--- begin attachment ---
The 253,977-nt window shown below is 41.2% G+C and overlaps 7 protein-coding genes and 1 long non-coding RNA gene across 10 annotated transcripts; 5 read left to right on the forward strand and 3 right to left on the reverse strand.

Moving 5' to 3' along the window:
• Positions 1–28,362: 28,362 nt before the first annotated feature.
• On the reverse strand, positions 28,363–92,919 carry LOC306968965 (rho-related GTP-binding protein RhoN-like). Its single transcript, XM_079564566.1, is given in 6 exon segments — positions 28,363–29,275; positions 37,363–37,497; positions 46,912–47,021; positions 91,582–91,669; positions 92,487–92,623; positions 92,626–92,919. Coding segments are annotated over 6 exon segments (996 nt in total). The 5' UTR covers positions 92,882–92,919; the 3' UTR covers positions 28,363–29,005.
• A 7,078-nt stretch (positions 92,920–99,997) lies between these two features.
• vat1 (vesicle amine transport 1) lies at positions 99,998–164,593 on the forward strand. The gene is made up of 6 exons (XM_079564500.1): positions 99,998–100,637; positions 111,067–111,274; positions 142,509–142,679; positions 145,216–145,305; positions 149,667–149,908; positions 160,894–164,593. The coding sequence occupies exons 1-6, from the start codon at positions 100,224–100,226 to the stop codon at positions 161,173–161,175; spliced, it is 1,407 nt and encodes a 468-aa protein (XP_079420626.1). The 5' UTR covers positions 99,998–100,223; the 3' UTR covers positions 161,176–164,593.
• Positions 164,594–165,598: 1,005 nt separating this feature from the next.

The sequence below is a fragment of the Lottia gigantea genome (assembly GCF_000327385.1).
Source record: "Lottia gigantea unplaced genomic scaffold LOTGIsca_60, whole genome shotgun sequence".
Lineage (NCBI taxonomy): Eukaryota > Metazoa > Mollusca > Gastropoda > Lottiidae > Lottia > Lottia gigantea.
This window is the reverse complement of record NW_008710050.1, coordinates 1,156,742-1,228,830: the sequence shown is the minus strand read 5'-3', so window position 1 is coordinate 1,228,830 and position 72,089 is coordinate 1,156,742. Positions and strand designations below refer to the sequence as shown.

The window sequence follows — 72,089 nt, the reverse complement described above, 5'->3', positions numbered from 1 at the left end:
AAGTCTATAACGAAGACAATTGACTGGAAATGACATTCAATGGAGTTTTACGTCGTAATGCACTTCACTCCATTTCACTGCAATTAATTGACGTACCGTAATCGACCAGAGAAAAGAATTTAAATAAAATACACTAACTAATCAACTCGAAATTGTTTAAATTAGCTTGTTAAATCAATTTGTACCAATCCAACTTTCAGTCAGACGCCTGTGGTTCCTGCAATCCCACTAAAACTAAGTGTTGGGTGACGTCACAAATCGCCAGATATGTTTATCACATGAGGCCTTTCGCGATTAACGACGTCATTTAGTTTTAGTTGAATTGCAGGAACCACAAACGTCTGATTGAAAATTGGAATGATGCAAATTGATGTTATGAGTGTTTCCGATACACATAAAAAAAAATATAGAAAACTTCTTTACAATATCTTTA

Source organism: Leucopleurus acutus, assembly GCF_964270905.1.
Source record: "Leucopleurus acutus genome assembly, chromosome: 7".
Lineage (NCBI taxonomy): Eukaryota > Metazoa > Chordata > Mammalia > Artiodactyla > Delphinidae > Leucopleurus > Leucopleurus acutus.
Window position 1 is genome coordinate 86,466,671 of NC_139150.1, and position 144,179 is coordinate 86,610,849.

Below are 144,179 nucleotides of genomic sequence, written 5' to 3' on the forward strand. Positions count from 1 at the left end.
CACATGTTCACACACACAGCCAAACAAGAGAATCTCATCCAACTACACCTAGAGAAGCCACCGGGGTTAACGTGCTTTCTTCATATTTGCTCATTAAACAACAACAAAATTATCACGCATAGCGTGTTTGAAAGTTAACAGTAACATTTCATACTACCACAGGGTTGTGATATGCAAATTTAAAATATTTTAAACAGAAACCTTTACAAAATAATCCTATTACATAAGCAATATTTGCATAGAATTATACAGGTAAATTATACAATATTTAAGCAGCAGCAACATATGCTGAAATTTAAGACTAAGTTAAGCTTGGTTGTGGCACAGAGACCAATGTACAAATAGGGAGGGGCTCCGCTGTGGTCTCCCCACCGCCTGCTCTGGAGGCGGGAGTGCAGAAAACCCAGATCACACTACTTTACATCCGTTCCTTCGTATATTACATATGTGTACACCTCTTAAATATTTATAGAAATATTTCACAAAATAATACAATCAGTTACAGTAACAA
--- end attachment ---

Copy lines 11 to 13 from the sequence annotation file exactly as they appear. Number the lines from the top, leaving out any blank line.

This window is the reverse complement of record NW_008710050.1, coordinates 1,156,742-1,228,830: the sequence shown is the minus strand read 5'-3', so window position 1 is coordinate 1,228,830 and position 72,089 is coordinate 1,156,742. Positions and strand designations below refer to the sequence as shown.

The window sequence follows — 72,089 nt, the reverse complement described above, 5'->3', positions numbered from 1 at the left end:
AAGTCTATAACGAAGACAATTGACTGGAAATGACATTCAATGGAGTTTTACGTCGTAATGCACTTCACTCCATTTCACTGCAATTAATTGACGTACCGTAATCGACCAGAGAAAAGAATTTAAATAAAATACACTAACTAATCAACTCGAAATTGTTTAAATTAGCTTGTTAAATCAATTTGTACCAATCCAACTTTCAGTCAGACGCCTGTGGTTCCTGCAATCCCACTAAAACTAAGTGTTGGGTGACGTCACAAATCGCCAGATATGTTTATCACATGAGGCCTTTCGCGATTAACGACGTCATTTAGTTTTAGTTGAATTGCAGGAACCACAAACGTCTGATTGAAAATTGGAATGATGCAAATTGATGTTATGAGTGTTTCCGATACACATAAAAAAAAATATAGAAAACTTCTTTACAATATCTTTA